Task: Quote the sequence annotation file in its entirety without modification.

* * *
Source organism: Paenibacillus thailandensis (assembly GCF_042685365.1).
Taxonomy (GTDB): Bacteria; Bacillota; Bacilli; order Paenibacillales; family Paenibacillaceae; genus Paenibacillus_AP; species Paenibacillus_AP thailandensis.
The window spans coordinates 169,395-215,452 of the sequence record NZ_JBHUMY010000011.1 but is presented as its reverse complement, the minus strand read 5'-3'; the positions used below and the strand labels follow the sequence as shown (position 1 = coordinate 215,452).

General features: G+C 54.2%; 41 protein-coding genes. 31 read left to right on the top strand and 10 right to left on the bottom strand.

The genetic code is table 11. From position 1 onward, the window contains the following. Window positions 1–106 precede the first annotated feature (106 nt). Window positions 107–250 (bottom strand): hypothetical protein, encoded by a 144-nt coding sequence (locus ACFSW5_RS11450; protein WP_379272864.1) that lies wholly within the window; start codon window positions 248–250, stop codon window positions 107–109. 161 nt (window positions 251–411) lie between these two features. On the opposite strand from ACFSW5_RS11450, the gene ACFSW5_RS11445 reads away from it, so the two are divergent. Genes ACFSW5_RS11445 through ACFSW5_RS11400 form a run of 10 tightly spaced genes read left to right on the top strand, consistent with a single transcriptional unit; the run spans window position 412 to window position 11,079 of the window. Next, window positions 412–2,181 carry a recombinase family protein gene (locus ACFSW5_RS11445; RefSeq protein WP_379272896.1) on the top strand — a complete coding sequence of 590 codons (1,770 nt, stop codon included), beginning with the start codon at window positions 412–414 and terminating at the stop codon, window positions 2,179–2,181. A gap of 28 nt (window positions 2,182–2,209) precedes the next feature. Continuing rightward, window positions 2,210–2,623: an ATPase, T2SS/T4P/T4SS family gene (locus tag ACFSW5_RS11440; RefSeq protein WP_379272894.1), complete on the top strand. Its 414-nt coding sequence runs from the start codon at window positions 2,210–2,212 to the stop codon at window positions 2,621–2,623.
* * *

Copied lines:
Source organism: Paenibacillus thailandensis (assembly GCF_042685365.1).
Taxonomy (GTDB): Bacteria; Bacillota; Bacilli; order Paenibacillales; family Paenibacillaceae; genus Paenibacillus_AP; species Paenibacillus_AP thailandensis.
The window spans coordinates 169,395-215,452 of the sequence record NZ_JBHUMY010000011.1 but is presented as its reverse complement, the minus strand read 5'-3'; the positions used below and the strand labels follow the sequence as shown (position 1 = coordinate 215,452).

General features: G+C 54.2%; 41 protein-coding genes. 31 read left to right on the top strand and 10 right to left on the bottom strand.

The genetic code is table 11. From position 1 onward, the window contains the following. Window positions 1–106 precede the first annotated feature (106 nt). Window positions 107–250 (bottom strand): hypothetical protein, encoded by a 144-nt coding sequence (locus ACFSW5_RS11450; protein WP_379272864.1) that lies wholly within the window; start codon window positions 248–250, stop codon window positions 107–109. 161 nt (window positions 251–411) lie between these two features. On the opposite strand from ACFSW5_RS11450, the gene ACFSW5_RS11445 reads away from it, so the two are divergent. Genes ACFSW5_RS11445 through ACFSW5_RS11400 form a run of 10 tightly spaced genes read left to right on the top strand, consistent with a single transcriptional unit; the run spans window position 412 to window position 11,079 of the window. Next, window positions 412–2,181 carry a recombinase family protein gene (locus ACFSW5_RS11445; RefSeq protein WP_379272896.1) on the top strand — a complete coding sequence of 590 codons (1,770 nt, stop codon included), beginning with the start codon at window positions 412–414 and terminating at the stop codon, window positions 2,179–2,181. A gap of 28 nt (window positions 2,182–2,209) precedes the next feature. Continuing rightward, window positions 2,210–2,623: an ATPase, T2SS/T4P/T4SS family gene (locus tag ACFSW5_RS11440; RefSeq protein WP_379272894.1), complete on the top strand. Its 414-nt coding sequence runs from the start codon at window positions 2,210–2,212 to the stop codon at window positions 2,621–2,623.